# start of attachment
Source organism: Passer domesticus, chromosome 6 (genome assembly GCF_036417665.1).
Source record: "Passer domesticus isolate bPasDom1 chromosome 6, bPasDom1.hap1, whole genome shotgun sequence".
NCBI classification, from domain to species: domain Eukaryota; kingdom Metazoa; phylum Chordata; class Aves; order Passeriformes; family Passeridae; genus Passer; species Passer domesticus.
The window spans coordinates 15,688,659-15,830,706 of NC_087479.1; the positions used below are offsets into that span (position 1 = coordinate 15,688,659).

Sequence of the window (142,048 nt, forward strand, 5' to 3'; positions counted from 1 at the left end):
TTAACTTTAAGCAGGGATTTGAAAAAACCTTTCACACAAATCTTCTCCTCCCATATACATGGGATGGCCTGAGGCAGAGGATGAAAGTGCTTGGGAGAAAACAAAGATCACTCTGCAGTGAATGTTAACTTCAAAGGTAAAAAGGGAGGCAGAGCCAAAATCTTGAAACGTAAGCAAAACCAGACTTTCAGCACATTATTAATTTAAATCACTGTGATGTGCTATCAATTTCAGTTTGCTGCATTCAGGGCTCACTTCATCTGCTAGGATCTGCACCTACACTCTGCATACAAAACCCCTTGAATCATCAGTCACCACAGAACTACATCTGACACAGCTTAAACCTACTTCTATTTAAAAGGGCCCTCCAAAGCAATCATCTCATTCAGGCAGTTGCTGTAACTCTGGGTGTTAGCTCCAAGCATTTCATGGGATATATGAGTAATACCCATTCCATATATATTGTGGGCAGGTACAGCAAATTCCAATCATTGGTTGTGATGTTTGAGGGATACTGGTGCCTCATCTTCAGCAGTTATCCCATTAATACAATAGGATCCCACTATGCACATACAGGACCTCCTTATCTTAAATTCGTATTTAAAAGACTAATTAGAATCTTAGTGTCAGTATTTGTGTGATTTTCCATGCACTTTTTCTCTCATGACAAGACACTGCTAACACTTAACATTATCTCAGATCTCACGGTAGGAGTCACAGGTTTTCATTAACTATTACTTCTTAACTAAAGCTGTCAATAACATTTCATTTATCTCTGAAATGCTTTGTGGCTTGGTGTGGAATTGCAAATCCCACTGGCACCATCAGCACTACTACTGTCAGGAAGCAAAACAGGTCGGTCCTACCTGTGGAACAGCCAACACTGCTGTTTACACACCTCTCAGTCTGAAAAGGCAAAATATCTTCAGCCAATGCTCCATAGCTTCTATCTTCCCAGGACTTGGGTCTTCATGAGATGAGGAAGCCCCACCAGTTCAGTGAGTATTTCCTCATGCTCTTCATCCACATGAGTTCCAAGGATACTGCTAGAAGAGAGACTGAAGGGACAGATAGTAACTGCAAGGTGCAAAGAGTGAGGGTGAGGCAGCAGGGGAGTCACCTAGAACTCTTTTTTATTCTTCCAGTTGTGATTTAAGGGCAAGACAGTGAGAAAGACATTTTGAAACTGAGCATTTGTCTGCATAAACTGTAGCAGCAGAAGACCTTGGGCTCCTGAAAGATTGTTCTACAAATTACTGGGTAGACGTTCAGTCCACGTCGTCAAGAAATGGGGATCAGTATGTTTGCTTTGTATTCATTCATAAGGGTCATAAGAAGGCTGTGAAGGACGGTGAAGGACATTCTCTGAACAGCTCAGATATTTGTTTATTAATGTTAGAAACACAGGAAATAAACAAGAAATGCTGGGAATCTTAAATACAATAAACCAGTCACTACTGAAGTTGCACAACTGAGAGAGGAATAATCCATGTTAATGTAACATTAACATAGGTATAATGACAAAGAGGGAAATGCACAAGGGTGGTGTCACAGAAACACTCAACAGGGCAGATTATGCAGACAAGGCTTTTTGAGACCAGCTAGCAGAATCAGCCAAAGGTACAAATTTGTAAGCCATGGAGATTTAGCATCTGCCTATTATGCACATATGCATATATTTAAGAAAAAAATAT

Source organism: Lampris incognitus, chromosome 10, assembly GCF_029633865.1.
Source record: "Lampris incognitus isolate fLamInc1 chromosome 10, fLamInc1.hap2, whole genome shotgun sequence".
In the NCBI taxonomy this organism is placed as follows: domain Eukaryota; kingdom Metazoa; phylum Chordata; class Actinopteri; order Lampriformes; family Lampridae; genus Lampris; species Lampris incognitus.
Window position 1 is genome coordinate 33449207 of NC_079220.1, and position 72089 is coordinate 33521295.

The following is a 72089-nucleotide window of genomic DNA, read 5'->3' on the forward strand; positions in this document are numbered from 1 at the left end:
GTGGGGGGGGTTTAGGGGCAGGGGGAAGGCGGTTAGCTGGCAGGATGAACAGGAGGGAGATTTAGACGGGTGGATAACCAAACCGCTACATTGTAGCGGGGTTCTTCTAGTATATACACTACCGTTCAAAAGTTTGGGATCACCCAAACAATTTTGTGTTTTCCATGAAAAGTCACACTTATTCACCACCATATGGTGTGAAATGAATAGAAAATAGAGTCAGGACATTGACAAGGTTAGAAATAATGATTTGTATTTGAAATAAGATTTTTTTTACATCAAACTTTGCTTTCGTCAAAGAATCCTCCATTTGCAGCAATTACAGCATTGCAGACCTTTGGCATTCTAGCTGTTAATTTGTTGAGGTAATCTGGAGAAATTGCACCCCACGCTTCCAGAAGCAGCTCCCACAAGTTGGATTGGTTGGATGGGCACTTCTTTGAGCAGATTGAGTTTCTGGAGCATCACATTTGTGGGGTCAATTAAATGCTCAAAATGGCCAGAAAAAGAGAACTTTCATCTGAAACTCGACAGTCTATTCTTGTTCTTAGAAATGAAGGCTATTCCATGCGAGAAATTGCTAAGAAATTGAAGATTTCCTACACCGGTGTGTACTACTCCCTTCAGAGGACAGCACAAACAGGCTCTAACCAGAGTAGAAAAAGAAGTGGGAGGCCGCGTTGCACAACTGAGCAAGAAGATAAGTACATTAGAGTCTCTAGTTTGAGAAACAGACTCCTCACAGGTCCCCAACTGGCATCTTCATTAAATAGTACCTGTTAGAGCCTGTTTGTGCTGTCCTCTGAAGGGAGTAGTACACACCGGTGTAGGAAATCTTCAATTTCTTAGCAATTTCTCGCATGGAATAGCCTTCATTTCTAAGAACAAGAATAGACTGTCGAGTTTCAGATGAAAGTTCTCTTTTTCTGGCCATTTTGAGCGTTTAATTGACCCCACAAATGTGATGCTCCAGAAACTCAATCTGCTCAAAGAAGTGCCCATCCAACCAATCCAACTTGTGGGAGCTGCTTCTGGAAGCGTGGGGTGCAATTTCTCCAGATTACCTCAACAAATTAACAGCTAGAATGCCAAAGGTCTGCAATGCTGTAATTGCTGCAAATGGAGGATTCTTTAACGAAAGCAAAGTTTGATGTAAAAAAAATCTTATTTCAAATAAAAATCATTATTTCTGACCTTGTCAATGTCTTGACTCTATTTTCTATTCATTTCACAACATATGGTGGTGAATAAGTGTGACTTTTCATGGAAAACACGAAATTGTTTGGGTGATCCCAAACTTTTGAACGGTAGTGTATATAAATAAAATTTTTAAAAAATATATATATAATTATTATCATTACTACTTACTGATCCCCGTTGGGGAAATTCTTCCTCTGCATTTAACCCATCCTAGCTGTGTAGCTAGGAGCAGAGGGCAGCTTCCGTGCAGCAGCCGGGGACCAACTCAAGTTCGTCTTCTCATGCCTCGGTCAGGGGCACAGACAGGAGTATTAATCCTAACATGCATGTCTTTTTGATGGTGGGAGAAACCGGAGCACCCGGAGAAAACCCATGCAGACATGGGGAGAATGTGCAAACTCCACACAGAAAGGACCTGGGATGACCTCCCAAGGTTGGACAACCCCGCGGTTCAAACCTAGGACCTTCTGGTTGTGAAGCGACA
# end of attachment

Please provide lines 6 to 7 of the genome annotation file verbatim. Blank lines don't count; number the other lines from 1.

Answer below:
TTAACTTTAAGCAGGGATTTGAAAAAACCTTTCACACAAATCTTCTCCTCCCATATACATGGGATGGCCTGAGGCAGAGGATGAAAGTGCTTGGGAGAAAACAAAGATCACTCTGCAGTGAATGTTAACTTCAAAGGTAAAAAGGGAGGCAGAGCCAAAATCTTGAAACGTAAGCAAAACCAGACTTTCAGCACATTATTAATTTAAATCACTGTGATGTGCTATCAATTTCAGTTTGCTGCATTCAGGGCTCACTTCATCTGCTAGGATCTGCACCTACACTCTGCATACAAAACCCCTTGAATCATCAGTCACCACAGAACTACATCTGACACAGCTTAAACCTACTTCTATTTAAAAGGGCCCTCCAAAGCAATCATCTCATTCAGGCAGTTGCTGTAACTCTGGGTGTTAGCTCCAAGCATTTCATGGGATATATGAGTAATACCCATTCCATATATATTGTGGGCAGGTACAGCAAATTCCAATCATTGGTTGTGATGTTTGAGGGATACTGGTGCCTCATCTTCAGCAGTTATCCCATTAATACAATAGGATCCCACTATGCACATACAGGACCTCCTTATCTTAAATTCGTATTTAAAAGACTAATTAGAATCTTAGTGTCAGTATTTGTGTGATTTTCCATGCACTTTTTCTCTCATGACAAGACACTGCTAACACTTAACATTATCTCAGATCTCACGGTAGGAGTCACAGGTTTTCATTAACTATTACTTCTTAACTAAAGCTGTCAATAACATTTCATTTATCTCTGAAATGCTTTGTGGCTTGGTGTGGAATTGCAAATCCCACTGGCACCATCAGCACTACTACTGTCAGGAAGCAAAACAGGTCGGTCCTACCTGTGGAACAGCCAACACTGCTGTTTACACACCTCTCAGTCTGAAAAGGCAAAATATCTTCAGCCAATGCTCCATAGCTTCTATCTTCCCAGGACTTGGGTCTTCATGAGATGAGGAAGCCCCACCAGTTCAGTGAGTATTTCCTCATGCTCTTCATCCACATGAGTTCCAAGGATACTGCTAGAAGAGAGACTGAAGGGACAGATAGTAACTGCAAGGTGCAAAGAGTGAGGGTGAGGCAGCAGGGGAGTCACCTAGAACTCTTTTTTATTCTTCCAGTTGTGATTTAAGGGCAAGACAGTGAGAAAGACATTTTGAAACTGAGCATTTGTCTGCATAAACTGTAGCAGCAGAAGACCTTGGGCTCCTGAAAGATTGTTCTACAAATTACTGGGTAGACGTTCAGTCCACGTCGTCAAGAAATGGGGATCAGTATGTTTGCTTTGTATTCATTCATAAGGGTCATAAGAAGGCTGTGAAGGACGGTGAAGGACATTCTCTGAACAGCTCAGATATTTGTTTATTAATGTTAGAAACACAGGAAATAAACAAGAAATGCTGGGAATCTTAAATACAATAAACCAGTCACTACTGAAGTTGCACAACTGAGAGAGGAATAATCCATGTTAATGTAACATTAACATAGGTATAATGACAAAGAGGGAAATGCACAAGGGTGGTGTCACAGAAACACTCAACAGGGCAGATTATGCAGACAAGGCTTTTTGAGACCAGCTAGCAGAATCAGCCAAAGGTACAAATTTGTAAGCCATGGAGATTTAGCATCTGCCTATTATGCACATATGCATATATTTAAGAAAAAAATAT

Source organism: Lampris incognitus, chromosome 10, assembly GCF_029633865.1.